Caracas, Venezuela • President Hugo Chávez won re-election and a new endorsement of his socialist project Sunday, surviving his closest race yet after a bitter campaign in which the opposition accused him of unfairly using Venezuela's oil wealth and his near total control of state institutions to his advantage.
Fireworks exploded over downtown Caracas amid a cacophony of horn-honking by elated Chávez supporters who waved flags and jumped for joy outside the presidential palace.
With 90 percent of votes counted, Chávez had more than 54 percent of the vote to 45 percent for challenger Henrique Capriles, an athletic 40-year-old former state governor who unified and energized the opposition while barnstorming across the oil-exporting nation.
But Capriles' promises to seriously address violent crime that has spun out of control, streamline a patronage-bloated bureaucracy and end rampant corruption proved inadequate against Chávez's charisma, well-oiled political machine and a legacy of putting Venezuela's poor first with generous social welfare programs.
Chávez will now have a freer hand to push for an even bigger state role in the economy and continue populist programs. He's also likely to further limit dissent and deepen friendships with U.S. rivals.
A Capriles victory would have brought a radical foreign policy shift including a halt to preferential oil deals with allies such as Cuba, along with a loosening of state economic controls and an increase in private investment.
It was Chávez's third re-election in nearly 14 years in office. It was also his smallest victory margin. In 2006, he won by 27 percentage points.
"I can't describe the relief and happiness I feel right now," said Edgar Gonzalez, a 38-year-old construction worker.
He ran through crowds of Chávez supporters packing the streets around the presidential palace wearing a Venezuelan flag as a cape and yelling: "Oh, no! Chávez won't go!"
"The revolution will continue, thanks to God and the people of this great country," said Gonzalez.
Voter turnout was an impressive 81 percent, compared to 74 percent in 2006. Chávez paid close attention to his military-like get-out-the-vote organization at the grass roots, stressing its importance at campaign rallies. The opposition said he unfairly plowed millions in state funds into the effort.
Chávez spent heavily in the months before the vote, building public housing and bankrolling expanded social programs.
"I think he just cranked up the patronage machine and unleashed a spending orgy," said Michael Shifter, president of the Washington-based Inter-American Dialogue think tank.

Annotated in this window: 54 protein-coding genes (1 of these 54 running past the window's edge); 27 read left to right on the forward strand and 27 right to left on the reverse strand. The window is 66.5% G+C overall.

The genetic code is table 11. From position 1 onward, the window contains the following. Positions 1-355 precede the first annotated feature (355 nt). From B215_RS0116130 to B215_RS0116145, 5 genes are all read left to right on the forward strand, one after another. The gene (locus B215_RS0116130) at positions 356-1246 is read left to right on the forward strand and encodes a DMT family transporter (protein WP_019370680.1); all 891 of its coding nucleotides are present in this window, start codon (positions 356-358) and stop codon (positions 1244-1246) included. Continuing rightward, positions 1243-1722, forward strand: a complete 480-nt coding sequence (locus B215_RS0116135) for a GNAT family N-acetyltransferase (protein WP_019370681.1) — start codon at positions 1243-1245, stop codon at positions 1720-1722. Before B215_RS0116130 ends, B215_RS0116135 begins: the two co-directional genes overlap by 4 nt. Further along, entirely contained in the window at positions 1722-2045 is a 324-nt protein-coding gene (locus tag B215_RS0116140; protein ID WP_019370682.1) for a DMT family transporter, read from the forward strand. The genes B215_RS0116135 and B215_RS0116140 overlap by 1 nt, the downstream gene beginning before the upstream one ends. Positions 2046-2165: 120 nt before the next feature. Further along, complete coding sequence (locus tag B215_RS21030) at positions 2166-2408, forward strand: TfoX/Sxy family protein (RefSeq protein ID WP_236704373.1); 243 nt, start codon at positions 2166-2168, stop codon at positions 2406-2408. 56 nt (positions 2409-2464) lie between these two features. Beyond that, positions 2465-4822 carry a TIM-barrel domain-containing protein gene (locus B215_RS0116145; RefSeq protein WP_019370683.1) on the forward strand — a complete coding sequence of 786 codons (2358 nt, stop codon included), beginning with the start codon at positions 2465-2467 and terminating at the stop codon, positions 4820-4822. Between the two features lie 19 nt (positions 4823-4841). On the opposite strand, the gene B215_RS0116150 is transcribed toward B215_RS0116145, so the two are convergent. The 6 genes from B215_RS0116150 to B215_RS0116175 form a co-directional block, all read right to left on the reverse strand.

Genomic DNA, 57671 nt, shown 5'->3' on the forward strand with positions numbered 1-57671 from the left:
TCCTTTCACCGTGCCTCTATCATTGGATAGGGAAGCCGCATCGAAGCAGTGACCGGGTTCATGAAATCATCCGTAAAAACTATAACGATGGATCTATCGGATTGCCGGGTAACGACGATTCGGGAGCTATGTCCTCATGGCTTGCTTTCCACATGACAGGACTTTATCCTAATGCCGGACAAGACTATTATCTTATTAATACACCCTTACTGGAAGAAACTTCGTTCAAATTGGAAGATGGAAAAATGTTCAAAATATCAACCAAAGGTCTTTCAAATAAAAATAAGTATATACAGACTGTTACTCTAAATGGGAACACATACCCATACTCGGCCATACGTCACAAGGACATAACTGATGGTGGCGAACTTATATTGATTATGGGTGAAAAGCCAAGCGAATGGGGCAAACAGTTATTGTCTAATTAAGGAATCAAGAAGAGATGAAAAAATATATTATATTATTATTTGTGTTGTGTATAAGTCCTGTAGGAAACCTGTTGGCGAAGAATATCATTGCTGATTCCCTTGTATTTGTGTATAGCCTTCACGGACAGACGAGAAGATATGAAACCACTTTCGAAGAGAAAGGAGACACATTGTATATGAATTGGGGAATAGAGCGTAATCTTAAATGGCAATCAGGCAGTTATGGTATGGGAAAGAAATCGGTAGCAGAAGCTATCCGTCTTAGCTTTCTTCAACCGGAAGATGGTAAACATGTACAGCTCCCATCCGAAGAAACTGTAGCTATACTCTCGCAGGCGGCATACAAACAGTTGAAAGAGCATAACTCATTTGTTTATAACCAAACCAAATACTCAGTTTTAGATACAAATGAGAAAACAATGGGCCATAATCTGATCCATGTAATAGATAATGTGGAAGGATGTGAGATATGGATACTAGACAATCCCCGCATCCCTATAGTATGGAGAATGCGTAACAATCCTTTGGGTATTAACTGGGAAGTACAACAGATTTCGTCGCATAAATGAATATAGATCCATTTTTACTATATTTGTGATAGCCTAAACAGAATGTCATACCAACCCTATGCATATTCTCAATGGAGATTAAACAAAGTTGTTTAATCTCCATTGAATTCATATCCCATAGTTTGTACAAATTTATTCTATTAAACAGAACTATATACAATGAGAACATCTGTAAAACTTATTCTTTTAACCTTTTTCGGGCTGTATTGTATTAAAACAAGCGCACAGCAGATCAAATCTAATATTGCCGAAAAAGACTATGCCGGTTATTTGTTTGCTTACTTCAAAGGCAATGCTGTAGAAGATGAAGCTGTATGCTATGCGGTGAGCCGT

But Shifter also didn't deny the affinity and gratefulness Venezuela's poor feel for Chávez. "Despite his illness, I still think he retains a large emotional connection with a lot of Venezuelans that I think were not prepared to vote against him."
Chávez spoke little during the campaign about his fight with cancer, which since June 2011 has included surgery to remove tumors from his pelvic region as well as chemotherapy and radiation treatment. He has said his most recent tests showed no sign of illness.
In conceding defeat, Capriles told supporters not to feel defeated.
"We have planted many seeds across Venezuela and I know that these seeds are going to produce many trees," told a hall of supporters.
Despite winning a February primary that unified the opposition, Capriles proved no match for Chávez's electoral prowess.
David Valencia, a 20-year-old Capriles supporter, said he was disappointed but that he hadn't lost hope despite the loss.
"There is still a sense in our hearts of wanting a better country," he said.
One pro-Chávez voter, private bodyguard Carlos Julio Silva, said that whatever his faults, Chávez deserved to win for spreading the nation's oil wealth to the poor with free medical care, public housing and other government largess. The country has the world's largest proven oil reserves.
"There is corruption, there's plenty of bureaucracy, but the people have never had a leader who cared about this country," Silva said after voting for Chávez at a school in the Caracas slum of Petare.
At many polling places, voters began lining up hours before polls opened at dawn, some snaking for blocks in the baking Caribbean sun. Some shaded themselves with umbrellas. Vendors grilled meat and some people drank beer.
Chávez's critics say the president has inflamed divisions by labeling his opponents "fascists," ''Yankees" and "neo-Nazis," and it's likely hard for many of his opponents to stomach another six years of the loquacious and conflictive leader.
Some said before the vote that they'd consider leaving the country if Chávez won.
Gino Caso, an auto mechanic, said Chávez is power-hungry and out of touch with problems such as crime. He said his son had been robbed, as had neighboring shops.
"I don't know what planet he lives on," Caso said, gesturing with hands blackened with grease. "He wants to be like Fidel Castro end up with everything, take control of the country."